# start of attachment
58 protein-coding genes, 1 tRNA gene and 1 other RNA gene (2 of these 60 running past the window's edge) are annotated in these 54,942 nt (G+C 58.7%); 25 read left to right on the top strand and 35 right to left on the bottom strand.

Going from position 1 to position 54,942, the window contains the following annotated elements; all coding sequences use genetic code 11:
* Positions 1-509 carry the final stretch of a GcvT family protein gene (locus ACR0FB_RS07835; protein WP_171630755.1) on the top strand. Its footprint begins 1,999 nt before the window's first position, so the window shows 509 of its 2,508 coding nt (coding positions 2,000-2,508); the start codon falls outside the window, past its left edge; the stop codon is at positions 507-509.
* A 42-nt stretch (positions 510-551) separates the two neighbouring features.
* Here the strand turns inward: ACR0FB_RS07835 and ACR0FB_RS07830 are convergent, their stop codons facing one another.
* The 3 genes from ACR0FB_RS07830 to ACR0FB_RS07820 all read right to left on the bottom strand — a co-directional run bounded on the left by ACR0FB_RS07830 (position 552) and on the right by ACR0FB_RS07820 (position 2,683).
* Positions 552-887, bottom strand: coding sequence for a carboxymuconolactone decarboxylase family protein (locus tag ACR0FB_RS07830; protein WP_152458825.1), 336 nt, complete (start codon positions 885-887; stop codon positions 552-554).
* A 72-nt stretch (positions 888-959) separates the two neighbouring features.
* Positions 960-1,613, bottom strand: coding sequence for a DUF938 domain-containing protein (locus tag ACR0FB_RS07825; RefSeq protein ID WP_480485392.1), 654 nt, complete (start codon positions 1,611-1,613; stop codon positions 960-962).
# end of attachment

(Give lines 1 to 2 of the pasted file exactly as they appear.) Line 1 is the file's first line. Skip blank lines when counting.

58 protein-coding genes, 1 tRNA gene and 1 other RNA gene (2 of these 60 running past the window's edge) are annotated in these 54,942 nt (G+C 58.7%); 25 read left to right on the top strand and 35 right to left on the bottom strand.

Going from position 1 to position 54,942, the window contains the following annotated elements; all coding sequences use genetic code 11: